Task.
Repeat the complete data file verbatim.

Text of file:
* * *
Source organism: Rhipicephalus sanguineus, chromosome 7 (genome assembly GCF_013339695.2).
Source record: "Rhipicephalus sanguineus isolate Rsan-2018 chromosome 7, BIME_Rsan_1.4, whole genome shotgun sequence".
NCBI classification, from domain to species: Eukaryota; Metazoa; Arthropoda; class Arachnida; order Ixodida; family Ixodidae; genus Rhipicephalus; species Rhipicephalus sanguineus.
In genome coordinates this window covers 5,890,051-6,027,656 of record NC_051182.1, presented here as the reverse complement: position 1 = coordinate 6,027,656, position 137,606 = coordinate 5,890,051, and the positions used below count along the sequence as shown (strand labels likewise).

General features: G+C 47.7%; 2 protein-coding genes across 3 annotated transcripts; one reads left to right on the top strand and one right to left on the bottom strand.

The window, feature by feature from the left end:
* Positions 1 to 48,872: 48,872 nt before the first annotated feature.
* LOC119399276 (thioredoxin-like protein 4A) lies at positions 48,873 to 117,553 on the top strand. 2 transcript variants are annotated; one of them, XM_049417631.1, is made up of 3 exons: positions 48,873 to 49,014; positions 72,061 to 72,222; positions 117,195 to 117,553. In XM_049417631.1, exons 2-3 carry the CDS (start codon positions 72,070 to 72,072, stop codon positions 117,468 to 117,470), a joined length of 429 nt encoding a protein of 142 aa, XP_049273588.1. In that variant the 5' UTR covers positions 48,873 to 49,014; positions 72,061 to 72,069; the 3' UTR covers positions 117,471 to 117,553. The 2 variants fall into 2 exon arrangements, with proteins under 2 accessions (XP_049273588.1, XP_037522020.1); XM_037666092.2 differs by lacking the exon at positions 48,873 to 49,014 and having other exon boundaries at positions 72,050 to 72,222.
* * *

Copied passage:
Source organism: Rhipicephalus sanguineus, chromosome 7 (genome assembly GCF_013339695.2).
Source record: "Rhipicephalus sanguineus isolate Rsan-2018 chromosome 7, BIME_Rsan_1.4, whole genome shotgun sequence".
NCBI classification, from domain to species: Eukaryota; Metazoa; Arthropoda; class Arachnida; order Ixodida; family Ixodidae; genus Rhipicephalus; species Rhipicephalus sanguineus.
In genome coordinates this window covers 5,890,051-6,027,656 of record NC_051182.1, presented here as the reverse complement: position 1 = coordinate 6,027,656, position 137,606 = coordinate 5,890,051, and the positions used below count along the sequence as shown (strand labels likewise).

General features: G+C 47.7%; 2 protein-coding genes across 3 annotated transcripts; one reads left to right on the top strand and one right to left on the bottom strand.

The window, feature by feature from the left end:
* Positions 1 to 48,872: 48,872 nt before the first annotated feature.
* LOC119399276 (thioredoxin-like protein 4A) lies at positions 48,873 to 117,553 on the top strand. 2 transcript variants are annotated; one of them, XM_049417631.1, is made up of 3 exons: positions 48,873 to 49,014; positions 72,061 to 72,222; positions 117,195 to 117,553. In XM_049417631.1, exons 2-3 carry the CDS (start codon positions 72,070 to 72,072, stop codon positions 117,468 to 117,470), a joined length of 429 nt encoding a protein of 142 aa, XP_049273588.1. In that variant the 5' UTR covers positions 48,873 to 49,014; positions 72,061 to 72,069; the 3' UTR covers positions 117,471 to 117,553. The 2 variants fall into 2 exon arrangements, with proteins under 2 accessions (XP_049273588.1, XP_037522020.1); XM_037666092.2 differs by lacking the exon at positions 48,873 to 49,014 and having other exon boundaries at positions 72,050 to 72,222.